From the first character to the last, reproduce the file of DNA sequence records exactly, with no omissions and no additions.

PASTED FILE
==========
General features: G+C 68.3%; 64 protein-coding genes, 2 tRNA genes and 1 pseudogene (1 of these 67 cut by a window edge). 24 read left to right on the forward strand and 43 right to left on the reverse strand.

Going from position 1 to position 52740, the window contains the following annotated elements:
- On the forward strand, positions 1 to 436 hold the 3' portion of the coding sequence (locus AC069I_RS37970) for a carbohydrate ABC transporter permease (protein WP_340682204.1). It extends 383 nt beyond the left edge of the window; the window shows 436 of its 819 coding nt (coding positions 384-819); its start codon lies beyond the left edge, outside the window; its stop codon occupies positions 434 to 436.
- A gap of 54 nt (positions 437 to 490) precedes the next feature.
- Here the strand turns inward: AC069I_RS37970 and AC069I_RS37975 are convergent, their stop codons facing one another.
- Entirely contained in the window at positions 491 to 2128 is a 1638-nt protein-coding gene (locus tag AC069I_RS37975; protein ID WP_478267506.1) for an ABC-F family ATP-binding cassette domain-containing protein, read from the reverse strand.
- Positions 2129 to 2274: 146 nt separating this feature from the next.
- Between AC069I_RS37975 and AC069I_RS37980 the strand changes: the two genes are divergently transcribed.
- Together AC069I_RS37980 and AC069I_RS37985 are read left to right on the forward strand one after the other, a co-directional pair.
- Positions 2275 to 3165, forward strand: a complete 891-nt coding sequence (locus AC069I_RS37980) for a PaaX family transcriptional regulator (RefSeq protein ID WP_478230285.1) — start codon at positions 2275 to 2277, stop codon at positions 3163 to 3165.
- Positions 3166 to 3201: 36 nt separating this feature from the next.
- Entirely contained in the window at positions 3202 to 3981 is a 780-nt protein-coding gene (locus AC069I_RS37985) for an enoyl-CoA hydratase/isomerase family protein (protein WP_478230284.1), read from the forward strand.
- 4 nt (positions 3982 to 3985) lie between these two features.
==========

General features: G+C 68.3%; 64 protein-coding genes, 2 tRNA genes and 1 pseudogene (1 of these 67 cut by a window edge). 24 read left to right on the forward strand and 43 right to left on the reverse strand.

Going from position 1 to position 52740, the window contains the following annotated elements:
- On the forward strand, positions 1 to 436 hold the 3' portion of the coding sequence (locus AC069I_RS37970) for a carbohydrate ABC transporter permease (protein WP_340682204.1). It extends 383 nt beyond the left edge of the window; the window shows 436 of its 819 coding nt (coding positions 384-819); its start codon lies beyond the left edge, outside the window; its stop codon occupies positions 434 to 436.
- A gap of 54 nt (positions 437 to 490) precedes the next feature.
- Here the strand turns inward: AC069I_RS37970 and AC069I_RS37975 are convergent, their stop codons facing one another.
- Entirely contained in the window at positions 491 to 2128 is a 1638-nt protein-coding gene (locus tag AC069I_RS37975; protein ID WP_478267506.1) for an ABC-F family ATP-binding cassette domain-containing protein, read from the reverse strand.
- Positions 2129 to 2274: 146 nt separating this feature from the next.
- Between AC069I_RS37975 and AC069I_RS37980 the strand changes: the two genes are divergently transcribed.
- Together AC069I_RS37980 and AC069I_RS37985 are read left to right on the forward strand one after the other, a co-directional pair.
- Positions 2275 to 3165, forward strand: a complete 891-nt coding sequence (locus AC069I_RS37980) for a PaaX family transcriptional regulator (RefSeq protein ID WP_478230285.1) — start codon at positions 2275 to 2277, stop codon at positions 3163 to 3165.
- Positions 3166 to 3201: 36 nt separating this feature from the next.
- Entirely contained in the window at positions 3202 to 3981 is a 780-nt protein-coding gene (locus AC069I_RS37985) for an enoyl-CoA hydratase/isomerase family protein (protein WP_478230284.1), read from the forward strand.
- 4 nt (positions 3982 to 3985) lie between these two features.